Glycogenesis is an anabolic process that consumes ATP energy to assemble excess glucose molecules into more complex glycogen granules. A single glycogen granule can contain 30,000 glucose units. Glycogen is synthesized primarily by hepatocytes and muscle. Postprandial glycogen stored in hepatocytes can be as much as 10% of liver mass.

The anabolic hormone insulin initiates glycogenesis. Digestion of food yields glucose, which is transported from the gut to the circulating blood. Elevated plasma glucose causes pancreatic beta cells to release insulin. Increased plasma insulin activates anabolic pathways in the liver, muscle, fat, kidney, and brain. These organs react by 1) facilitating GLUT synthesis, expression, and diffusion of glucose into the cell, 2) increasing glucose metabolism, 3) enhancing the storage of excess glucose, 4) inhibiting the catabolic release of glucose by suppressing the action of glucagon, 5) enhancing lipid production, 6) activating gene cascades that up-regulate cell growth and differentiation. All of these activities have the effect of reducing excess plasma glucose. 

Glycogenolysis is a catabolic process that breaks down stored glycogen into glucose. Glycogenolysis provides glucose during short periods of fasting, between meals, during sleep, etc. Glucagon produced in the pancreatic alpha cell, and the adrenal catecholamines epinephrine and norepinephrine are the catabolic hormones that regulate glycogenolysis. Glucagon and catecholamines activate the enzyme glycogen phosphorylase. The liver and muscle are the primary targets of glucagon induced glycogenolysis. Muscle is additionally targeted by catecholamines, which are released during stress and strenuous exercise.

The liver and muscles can absorb large quantities of glucose and store it as glycogen in response to insulin. Between meals, when plasma insulin is low, glucagon increases glucose availability. Glucagon activates the enzyme glycogen phosphorylase, which breaks the bonds holding individual glucose molecules to the glycogen macromolecules stored in hepatocytes and myocytes. In type I and type II diabetes, insulin does not suppress glucagon production. The unopposed action of glucagon in diabetics is responsible, at least in part, for the characteristic hyperglycemia.

Glucose catabolized from glycogen within a myocyte is used only in that myocyte. Glycogen phosphorylase separates glucose from glycogen as glucose-1-phosphate. The presence of a phosphate group at the carbon-1 position makes glucose-1-phosphate too large to diffuse out of the myocyte through a GLUT 4 portal. Glucose-1-phosphate must be converted to glucose-6-phosphate to undergo glycolysis. The enzyme phosphoglucomutase removes the phosphate group from the carbon-1 position and adds a phosphate group to the carbon-6 position. Myocytes can then use the available glucose-6-phosphate in glycolysis or return it to storage as glycogen through glycogenesis.

Hepatocytes, unlike myocytes, produce glucose-6-phosphatase. The enzyme glucose-6-phosphatase can hydrolyze glucose-6-phosphate into a phosphate group and free glucose. A free glucose molecule is small enough to diffuse back to the plasma through a GLUT4 portal. The presence of glucose-6-phosphatase allows the liver to store and release glucose for all body cells. Glucose released by the liver is a primary source of energy between meals. It is also a source of hyperglycemia in insulin-resistant diabetics.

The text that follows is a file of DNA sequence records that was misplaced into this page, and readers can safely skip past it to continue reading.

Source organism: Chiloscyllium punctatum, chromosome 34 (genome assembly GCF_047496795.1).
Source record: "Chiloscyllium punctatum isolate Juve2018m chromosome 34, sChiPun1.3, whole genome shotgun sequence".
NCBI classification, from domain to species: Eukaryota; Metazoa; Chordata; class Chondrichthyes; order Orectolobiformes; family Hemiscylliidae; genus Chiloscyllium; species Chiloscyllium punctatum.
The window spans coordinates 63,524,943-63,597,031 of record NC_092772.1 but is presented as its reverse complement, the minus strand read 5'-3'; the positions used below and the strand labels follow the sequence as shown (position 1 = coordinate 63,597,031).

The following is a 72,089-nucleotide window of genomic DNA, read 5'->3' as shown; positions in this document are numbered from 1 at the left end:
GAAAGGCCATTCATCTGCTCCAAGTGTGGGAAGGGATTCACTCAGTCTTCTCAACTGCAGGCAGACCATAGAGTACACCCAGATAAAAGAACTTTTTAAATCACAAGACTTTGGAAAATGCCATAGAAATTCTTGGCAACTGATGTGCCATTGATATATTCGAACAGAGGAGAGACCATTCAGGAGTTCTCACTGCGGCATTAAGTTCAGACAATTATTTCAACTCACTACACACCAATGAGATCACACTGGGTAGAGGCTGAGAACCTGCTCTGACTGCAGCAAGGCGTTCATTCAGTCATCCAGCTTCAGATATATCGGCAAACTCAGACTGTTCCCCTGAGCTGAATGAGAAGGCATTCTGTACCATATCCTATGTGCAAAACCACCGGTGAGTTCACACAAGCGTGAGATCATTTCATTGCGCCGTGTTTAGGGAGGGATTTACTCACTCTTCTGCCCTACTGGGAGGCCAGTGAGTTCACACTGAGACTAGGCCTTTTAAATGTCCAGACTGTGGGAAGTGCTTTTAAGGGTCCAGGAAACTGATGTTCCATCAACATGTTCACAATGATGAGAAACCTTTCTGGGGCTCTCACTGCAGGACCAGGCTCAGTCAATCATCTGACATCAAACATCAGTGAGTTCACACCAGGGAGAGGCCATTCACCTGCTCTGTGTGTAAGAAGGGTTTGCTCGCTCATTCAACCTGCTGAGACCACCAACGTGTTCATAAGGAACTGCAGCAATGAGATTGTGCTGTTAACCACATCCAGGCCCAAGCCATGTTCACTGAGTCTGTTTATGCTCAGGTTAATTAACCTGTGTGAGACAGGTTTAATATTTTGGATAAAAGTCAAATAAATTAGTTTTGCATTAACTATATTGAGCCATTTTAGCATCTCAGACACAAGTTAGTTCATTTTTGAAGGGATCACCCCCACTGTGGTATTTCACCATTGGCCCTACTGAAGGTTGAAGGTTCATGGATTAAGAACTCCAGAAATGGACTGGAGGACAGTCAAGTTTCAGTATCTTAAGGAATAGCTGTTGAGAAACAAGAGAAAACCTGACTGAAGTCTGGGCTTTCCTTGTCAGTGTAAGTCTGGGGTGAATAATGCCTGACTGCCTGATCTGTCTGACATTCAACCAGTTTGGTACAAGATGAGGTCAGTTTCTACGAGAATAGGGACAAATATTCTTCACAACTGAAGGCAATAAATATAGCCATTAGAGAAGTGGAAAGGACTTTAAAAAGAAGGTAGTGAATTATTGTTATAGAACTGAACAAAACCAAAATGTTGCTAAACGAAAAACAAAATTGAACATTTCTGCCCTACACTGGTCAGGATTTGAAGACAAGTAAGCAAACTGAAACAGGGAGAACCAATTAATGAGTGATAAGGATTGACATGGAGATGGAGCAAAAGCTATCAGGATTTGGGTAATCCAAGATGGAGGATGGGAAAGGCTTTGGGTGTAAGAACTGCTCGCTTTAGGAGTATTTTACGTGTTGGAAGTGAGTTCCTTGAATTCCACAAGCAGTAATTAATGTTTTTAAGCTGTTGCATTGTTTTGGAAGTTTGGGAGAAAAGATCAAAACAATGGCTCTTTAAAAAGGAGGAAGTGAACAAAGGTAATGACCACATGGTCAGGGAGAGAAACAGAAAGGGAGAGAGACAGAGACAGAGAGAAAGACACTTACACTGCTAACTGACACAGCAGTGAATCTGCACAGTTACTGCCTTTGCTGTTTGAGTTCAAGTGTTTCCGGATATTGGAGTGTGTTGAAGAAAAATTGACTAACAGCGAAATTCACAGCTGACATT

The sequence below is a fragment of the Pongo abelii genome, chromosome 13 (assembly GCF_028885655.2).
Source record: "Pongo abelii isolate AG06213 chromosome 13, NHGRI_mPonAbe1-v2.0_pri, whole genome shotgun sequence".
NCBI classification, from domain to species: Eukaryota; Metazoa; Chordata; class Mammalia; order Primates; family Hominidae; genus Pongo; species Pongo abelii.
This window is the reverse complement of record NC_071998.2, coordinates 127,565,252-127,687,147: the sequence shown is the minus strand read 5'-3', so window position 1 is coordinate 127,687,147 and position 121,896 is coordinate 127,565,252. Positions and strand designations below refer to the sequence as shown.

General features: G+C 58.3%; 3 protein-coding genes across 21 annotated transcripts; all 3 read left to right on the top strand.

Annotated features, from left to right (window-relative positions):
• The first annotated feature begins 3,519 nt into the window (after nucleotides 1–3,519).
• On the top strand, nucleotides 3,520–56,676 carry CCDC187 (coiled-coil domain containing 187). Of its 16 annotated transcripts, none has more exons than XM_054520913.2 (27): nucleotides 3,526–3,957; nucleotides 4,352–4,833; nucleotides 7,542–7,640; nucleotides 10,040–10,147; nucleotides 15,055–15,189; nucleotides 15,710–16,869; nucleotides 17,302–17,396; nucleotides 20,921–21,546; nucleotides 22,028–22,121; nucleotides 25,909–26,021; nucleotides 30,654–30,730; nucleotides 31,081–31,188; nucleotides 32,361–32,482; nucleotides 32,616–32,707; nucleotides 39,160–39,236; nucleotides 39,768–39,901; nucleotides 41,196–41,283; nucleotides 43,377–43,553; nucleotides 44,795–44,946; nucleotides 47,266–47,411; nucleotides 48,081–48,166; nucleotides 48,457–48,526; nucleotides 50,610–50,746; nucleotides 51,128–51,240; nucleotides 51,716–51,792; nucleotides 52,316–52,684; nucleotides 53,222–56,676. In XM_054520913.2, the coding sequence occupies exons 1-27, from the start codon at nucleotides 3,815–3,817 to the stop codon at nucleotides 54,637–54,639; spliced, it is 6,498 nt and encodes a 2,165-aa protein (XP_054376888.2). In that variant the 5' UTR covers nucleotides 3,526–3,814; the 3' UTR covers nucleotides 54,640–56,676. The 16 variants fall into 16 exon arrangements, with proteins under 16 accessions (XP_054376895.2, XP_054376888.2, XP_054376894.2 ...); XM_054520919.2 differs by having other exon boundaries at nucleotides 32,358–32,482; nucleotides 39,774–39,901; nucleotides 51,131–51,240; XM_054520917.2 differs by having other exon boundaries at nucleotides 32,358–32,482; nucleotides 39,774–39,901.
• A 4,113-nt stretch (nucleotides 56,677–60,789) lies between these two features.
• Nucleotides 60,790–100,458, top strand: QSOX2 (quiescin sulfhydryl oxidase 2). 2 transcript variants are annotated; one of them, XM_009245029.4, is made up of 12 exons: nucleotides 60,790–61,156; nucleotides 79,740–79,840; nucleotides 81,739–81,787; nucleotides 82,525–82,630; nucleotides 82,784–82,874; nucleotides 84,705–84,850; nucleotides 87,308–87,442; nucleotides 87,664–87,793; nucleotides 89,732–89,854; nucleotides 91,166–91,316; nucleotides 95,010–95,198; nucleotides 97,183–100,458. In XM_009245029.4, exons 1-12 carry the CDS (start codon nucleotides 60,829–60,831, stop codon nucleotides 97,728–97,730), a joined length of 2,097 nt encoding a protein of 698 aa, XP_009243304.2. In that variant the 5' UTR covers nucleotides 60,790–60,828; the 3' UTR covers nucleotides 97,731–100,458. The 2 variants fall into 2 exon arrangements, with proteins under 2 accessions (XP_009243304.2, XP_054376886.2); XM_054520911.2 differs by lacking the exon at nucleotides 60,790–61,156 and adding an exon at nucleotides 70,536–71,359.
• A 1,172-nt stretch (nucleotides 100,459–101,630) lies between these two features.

The catecholamines epinephrine and norepinephrine are hormones secreted by the adrenal medulla. These hormones prepare the body for stress like fight or flight activity. Stress hormones also activate the enzyme glycogen phosphorylase. Glycogen phosphorylase breaks the bonds holding individual glucose molecules to the glycogen macromolecule. This provides muscles with the fuel needed for quick sprints and heavy lifts.

A critical factor to consider in the regulation of the rate of gluconeogenesis is the supply of non-esterified fatty acids (NEFA) to the liver. Glucagon and adrenaline also cortisol and growth hormone, compete with insulin and increase hepatic glucose production through an increase in glycogenolysis and gluconeogenesis ( Dimitriadiset al., 2021)

A study by Dufour S. and Lebon V. et al. (2009) demonstrated a 2.5 fold increase of plasma glucose after epinephrine infusion. An inverse association was shown between hepatic glycogen stores and plasma glucose post epinephrine infusion. It was concluded that the majority of hepatic glycogen was converted to glucose in the first 60 minutes following epinephrine infusion and that plasma glucose returned to normal within 90 minutes due to a twofold increase in hepatic gluconeogenesis.

The liver and kidney express the enzyme glucose-6-phosphatase. These organs use the enzyme glucose-6-phosphatase to remove the phosphate group glucose-6-phosphate. This reaction results in a free glucose molecule and a phosphate group. Free glucose can then diffuse from the cell to the bloodstream.

Gluconeogenesis is the synthesis of new glucose from metabolites such as lactate, pyruvate, glycerol, and alanine. For example, lactate formed in muscle and erythrocytes as a metabolic waste product of glycolysis is carried in the blood to the liver, where it is converted to glucose and released back to the blood.

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Insulin causes the liver and muscles to absorb glucose and store it as glycogen.



Bongaerts, G. P. A., van Halteren, H. K., Verhagen, C. A. M., &amp; Wagener, D. J. Th. (2006). Cancer cachexia demonstrates the energetic impact of gluconeogenesis in human metabolism. Medical Hypotheses, 67(5), 1213–1222.

Dimitriadis, G. D., Maratou, E., Kountouri, A., Board, M., & Lambadiari, V. (2021). Regulation of Postabsorptive and Postprandial Glucose Metabolism by Insulin-Dependent and Insulin-Independent Mechanisms: An Integrative Approach. Nutrients, 13(1), 159.

Dufour, S., Lebon, V., Shulman, G. I., & Petersen, K. F. (2009). Regulation of net hepatic glycogenolysis and gluconeogenesis by epinephrine in humans. American journal of physiology. Endocrinology and metabolism, 297(1), E231–E235.